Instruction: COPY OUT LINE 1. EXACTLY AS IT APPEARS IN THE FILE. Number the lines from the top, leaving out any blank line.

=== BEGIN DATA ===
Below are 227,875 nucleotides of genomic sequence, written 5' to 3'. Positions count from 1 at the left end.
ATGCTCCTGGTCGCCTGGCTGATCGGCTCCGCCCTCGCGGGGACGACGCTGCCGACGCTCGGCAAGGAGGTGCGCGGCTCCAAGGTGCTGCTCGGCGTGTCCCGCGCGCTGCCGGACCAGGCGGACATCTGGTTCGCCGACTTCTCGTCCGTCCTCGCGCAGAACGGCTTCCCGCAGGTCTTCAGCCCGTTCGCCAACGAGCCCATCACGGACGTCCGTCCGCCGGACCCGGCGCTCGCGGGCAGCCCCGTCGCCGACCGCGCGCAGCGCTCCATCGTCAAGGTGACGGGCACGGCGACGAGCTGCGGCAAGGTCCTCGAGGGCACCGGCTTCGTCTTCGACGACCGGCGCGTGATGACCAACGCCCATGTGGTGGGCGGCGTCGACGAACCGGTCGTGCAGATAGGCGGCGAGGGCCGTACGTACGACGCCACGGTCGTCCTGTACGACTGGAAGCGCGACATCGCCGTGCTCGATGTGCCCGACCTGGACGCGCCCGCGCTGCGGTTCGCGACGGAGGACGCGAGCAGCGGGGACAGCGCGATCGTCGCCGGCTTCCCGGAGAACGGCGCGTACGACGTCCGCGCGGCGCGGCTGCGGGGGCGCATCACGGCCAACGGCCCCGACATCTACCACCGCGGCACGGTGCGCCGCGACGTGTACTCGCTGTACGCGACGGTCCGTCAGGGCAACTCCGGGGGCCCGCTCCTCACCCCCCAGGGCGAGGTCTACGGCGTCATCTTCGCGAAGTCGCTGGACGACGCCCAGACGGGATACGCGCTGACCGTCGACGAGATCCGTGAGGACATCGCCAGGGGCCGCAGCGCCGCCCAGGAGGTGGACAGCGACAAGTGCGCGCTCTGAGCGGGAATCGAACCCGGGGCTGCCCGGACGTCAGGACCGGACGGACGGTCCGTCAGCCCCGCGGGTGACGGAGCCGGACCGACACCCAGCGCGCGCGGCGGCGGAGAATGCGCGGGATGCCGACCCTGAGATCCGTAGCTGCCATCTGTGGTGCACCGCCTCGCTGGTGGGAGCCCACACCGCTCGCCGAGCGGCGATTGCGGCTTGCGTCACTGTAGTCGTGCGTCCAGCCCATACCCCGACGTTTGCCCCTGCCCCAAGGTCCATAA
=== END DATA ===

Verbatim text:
Below are 227,875 nucleotides of genomic sequence, written 5' to 3'. Positions count from 1 at the left end.